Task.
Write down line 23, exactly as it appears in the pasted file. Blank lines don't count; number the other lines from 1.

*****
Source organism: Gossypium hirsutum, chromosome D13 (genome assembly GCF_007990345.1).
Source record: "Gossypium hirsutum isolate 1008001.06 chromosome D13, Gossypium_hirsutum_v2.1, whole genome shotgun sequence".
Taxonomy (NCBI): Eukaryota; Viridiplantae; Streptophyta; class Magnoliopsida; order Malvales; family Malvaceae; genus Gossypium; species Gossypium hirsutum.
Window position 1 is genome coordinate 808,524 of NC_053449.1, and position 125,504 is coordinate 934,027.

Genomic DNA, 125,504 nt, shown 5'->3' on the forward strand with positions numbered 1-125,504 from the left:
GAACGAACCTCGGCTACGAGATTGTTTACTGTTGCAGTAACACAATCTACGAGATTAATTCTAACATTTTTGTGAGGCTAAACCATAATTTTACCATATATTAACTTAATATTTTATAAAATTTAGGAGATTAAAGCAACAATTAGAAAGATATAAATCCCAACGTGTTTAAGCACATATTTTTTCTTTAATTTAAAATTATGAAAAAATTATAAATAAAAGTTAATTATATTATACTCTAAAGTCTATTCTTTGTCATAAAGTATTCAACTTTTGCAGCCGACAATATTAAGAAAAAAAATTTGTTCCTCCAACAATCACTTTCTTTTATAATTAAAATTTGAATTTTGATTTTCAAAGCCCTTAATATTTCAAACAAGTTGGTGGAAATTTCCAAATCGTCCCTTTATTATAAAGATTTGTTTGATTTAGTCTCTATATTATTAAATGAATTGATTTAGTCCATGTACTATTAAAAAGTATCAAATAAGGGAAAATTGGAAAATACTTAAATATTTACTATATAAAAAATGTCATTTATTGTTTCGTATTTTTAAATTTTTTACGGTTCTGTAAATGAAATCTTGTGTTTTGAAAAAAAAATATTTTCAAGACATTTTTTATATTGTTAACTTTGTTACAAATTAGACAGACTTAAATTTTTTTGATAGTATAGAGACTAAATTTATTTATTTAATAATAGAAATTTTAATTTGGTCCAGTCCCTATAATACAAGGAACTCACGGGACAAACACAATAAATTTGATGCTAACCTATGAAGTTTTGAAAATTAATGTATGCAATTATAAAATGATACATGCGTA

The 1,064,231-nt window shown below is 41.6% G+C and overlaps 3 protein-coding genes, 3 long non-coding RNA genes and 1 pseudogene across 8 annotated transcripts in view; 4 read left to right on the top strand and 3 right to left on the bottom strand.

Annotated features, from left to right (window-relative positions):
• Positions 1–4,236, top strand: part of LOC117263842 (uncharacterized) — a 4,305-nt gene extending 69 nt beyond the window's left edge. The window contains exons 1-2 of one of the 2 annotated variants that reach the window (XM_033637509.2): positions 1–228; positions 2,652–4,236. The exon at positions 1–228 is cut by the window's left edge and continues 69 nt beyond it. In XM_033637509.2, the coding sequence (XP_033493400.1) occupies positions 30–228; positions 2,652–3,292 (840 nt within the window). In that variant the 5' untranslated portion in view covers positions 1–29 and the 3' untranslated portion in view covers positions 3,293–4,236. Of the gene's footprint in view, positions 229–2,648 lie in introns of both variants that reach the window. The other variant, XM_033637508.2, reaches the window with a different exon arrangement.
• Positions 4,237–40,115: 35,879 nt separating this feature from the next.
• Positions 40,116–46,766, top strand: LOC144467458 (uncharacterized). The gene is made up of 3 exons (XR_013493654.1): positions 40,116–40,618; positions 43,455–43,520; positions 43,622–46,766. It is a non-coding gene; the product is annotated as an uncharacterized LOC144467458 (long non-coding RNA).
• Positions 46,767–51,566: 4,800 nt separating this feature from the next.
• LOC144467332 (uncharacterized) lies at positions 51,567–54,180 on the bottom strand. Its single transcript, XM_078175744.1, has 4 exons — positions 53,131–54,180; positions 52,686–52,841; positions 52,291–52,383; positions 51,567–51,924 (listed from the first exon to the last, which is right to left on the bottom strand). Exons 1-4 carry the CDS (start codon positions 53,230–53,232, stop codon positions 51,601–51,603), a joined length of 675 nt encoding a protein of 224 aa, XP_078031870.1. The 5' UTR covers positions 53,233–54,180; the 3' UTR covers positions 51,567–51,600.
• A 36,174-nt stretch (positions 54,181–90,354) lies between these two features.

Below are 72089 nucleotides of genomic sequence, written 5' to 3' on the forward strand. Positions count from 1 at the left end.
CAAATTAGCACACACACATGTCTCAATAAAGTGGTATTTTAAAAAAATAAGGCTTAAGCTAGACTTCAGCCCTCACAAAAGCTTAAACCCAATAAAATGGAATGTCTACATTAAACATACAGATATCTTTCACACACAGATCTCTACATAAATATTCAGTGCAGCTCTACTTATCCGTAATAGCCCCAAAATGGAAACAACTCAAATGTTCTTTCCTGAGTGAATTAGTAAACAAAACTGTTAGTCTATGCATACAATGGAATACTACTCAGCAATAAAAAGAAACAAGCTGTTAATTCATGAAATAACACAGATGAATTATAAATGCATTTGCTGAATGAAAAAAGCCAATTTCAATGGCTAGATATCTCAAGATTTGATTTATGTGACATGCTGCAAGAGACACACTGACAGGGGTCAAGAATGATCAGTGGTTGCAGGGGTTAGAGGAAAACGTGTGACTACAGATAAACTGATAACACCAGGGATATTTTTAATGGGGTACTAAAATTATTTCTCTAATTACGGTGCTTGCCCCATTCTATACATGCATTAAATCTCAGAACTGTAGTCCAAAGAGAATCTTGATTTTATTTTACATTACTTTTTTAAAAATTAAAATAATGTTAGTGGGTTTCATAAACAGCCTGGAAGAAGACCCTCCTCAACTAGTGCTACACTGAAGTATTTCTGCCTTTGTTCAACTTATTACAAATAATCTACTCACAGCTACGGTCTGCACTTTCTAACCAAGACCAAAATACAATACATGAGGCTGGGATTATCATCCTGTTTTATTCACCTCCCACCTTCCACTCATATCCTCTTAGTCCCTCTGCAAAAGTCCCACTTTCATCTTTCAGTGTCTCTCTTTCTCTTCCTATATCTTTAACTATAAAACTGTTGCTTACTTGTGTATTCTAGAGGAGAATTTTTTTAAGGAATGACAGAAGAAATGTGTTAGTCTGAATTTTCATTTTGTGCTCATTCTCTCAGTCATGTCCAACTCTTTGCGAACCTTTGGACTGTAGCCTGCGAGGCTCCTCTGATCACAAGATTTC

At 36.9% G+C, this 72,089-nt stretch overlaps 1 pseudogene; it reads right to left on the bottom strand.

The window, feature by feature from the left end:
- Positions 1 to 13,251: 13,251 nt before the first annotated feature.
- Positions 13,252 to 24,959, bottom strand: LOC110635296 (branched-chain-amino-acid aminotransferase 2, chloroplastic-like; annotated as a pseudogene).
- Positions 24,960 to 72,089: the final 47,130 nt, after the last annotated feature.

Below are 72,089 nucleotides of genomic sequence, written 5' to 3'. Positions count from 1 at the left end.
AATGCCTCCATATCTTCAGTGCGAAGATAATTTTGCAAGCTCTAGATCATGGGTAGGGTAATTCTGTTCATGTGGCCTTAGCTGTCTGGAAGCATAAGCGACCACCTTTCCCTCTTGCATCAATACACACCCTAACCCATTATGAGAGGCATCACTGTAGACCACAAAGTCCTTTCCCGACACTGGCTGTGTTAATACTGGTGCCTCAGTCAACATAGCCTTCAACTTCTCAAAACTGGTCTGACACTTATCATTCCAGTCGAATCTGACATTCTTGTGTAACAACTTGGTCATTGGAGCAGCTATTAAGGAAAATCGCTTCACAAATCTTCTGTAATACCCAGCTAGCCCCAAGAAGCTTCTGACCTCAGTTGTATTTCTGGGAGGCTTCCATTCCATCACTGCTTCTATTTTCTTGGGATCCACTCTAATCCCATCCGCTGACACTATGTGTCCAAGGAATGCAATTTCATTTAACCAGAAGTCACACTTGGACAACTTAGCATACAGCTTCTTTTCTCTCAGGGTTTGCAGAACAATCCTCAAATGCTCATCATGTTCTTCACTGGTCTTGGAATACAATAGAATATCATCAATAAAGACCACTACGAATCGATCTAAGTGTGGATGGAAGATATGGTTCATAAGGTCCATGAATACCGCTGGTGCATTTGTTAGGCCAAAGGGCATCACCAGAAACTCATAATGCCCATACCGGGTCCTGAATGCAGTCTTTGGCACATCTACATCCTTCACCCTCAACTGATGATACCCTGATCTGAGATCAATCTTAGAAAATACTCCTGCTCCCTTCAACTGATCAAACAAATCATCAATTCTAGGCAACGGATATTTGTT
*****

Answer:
AATGCCTCCATATCTTCAGTGCGAAGATAATTTTGCAAGCTCTAGATCATGGGTAGGGTAATTCTGTTCATGTGGCCTTAGCTGTCTGGAAGCATAAGCGACCACCTTTCCCTCTTGCATCAATACACACCCTAACCCATTATGAGAGGCATCACTGTAGACCACAAAGTCCTTTCCCGACACTGGCTGTGTTAATACTGGTGCCTCAGTCAACATAGCCTTCAACTTCTCAAAACTGGTCTGACACTTATCATTCCAGTCGAATCTGACATTCTTGTGTAACAACTTGGTCATTGGAGCAGCTATTAAGGAAAATCGCTTCACAAATCTTCTGTAATACCCAGCTAGCCCCAAGAAGCTTCTGACCTCAGTTGTATTTCTGGGAGGCTTCCATTCCATCACTGCTTCTATTTTCTTGGGATCCACTCTAATCCCATCCGCTGACACTATGTGTCCAAGGAATGCAATTTCATTTAACCAGAAGTCACACTTGGACAACTTAGCATACAGCTTCTTTTCTCTCAGGGTTTGCAGAACAATCCTCAAATGCTCATCATGTTCTTCACTGGTCTTGGAATACAATAGAATATCATCAATAAAGACCACTACGAATCGATCTAAGTGTGGATGGAAGATATGGTTCATAAGGTCCATGAATACCGCTGGTGCATTTGTTAGGCCAAAGGGCATCACCAGAAACTCATAATGCCCATACCGGGTCCTGAATGCAGTCTTTGGCACATCTACATCCTTCACCCTCAACTGATGATACCCTGATCTGAGATCAATCTTAGAAAATACTCCTGCTCCCTTCAACTGATCAAACAAATCATCAATTCTAGGCAACGGATATTTGTT